Reproduction of the Diadematidae sea urchin <i>Centrostephanus rodgersii</i> in a recently colonized area of northern New Zealand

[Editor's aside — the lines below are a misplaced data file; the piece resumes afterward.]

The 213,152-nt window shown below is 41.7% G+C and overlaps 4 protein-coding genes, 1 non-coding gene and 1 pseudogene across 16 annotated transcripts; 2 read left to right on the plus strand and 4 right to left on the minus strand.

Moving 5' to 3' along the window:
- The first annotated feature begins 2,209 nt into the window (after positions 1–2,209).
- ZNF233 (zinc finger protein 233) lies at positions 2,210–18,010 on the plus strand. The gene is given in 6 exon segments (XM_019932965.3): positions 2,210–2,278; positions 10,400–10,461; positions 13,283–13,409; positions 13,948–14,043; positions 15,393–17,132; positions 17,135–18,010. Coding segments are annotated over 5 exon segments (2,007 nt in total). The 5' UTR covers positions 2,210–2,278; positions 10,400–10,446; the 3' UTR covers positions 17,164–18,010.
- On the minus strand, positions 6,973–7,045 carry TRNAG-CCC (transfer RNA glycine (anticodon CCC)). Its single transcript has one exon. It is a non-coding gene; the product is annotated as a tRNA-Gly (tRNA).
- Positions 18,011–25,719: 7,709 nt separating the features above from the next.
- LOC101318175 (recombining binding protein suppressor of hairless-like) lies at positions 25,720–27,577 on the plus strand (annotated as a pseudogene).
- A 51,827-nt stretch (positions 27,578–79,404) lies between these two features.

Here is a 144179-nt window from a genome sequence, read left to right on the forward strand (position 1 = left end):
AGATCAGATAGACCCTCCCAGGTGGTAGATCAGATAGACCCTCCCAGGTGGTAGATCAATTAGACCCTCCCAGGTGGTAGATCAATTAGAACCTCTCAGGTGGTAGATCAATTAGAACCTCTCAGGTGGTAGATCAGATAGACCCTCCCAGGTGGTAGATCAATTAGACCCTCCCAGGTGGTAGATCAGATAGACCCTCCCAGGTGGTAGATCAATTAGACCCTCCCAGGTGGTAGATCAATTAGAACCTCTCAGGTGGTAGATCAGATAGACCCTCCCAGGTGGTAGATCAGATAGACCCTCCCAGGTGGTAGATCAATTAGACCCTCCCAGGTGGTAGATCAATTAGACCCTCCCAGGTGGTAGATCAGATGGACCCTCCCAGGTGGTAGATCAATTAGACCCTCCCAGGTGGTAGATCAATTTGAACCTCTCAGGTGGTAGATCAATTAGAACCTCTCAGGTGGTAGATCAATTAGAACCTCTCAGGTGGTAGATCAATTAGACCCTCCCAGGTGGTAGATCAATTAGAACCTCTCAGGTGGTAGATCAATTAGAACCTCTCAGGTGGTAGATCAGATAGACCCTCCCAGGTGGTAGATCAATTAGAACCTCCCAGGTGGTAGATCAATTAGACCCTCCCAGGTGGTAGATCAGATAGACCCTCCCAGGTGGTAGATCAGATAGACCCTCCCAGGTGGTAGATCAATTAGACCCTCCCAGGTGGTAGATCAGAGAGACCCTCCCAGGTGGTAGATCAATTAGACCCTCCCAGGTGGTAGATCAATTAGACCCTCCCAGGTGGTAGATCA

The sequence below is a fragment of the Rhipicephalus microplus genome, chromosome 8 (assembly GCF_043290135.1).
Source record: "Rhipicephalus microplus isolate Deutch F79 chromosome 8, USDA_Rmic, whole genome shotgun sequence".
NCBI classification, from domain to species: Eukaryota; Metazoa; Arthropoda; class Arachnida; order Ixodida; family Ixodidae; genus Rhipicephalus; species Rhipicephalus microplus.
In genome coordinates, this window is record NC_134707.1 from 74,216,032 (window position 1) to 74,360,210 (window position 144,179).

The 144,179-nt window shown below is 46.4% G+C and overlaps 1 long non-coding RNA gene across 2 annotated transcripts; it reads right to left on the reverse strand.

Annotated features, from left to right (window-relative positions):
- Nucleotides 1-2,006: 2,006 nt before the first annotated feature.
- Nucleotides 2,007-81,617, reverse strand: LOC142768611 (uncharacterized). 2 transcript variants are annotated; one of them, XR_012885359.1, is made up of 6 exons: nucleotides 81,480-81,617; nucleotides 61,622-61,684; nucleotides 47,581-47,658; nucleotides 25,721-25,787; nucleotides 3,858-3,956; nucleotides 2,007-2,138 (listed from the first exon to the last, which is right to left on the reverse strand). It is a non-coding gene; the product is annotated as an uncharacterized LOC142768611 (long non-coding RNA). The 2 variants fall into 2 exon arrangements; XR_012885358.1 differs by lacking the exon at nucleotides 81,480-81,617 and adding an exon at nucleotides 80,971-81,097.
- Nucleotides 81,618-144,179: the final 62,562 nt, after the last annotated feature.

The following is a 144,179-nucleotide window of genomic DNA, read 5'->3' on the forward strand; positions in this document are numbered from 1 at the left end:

<div><p></p><p>Reproduction of the sea urchin <i>Centrostephanus rodgersii</i> at the Mokohinau Islands (northeast New Zealand) was studied in terms of the gametogenetic cycle and sex ratio, and larval range of thermal tolerance was determined. A comparison with the reproductive patterns in populations located in New South Wales (NSW), the historical range of the species, and Tasmania, where the species has only recently arrived (≈ 50–60 years ago), was made. Results indicate that <i>C. rodgersii</i> in New Zealand is capable of growing gonads, completing a gametogenetic cycle and producing viable gametes. The timing of this process is similar to the population in Sydney (central NSW), where spawning is probably triggered by the winter solstice and lasts from July to September. The sex ratio was skewed towards females (1.6 females for each male), which may be indicative of the recent arrival of the species in New Zealand. Larvae obtained from this population were able to develop at a measurable rate after 72 h only between 16°C and 25°C. Ambient temperatures during spawning at the Mokohinau Islands (15.7–16.8°C) appear to be at the lower end of the range of temperatures suitable for early larval development.</p> </div>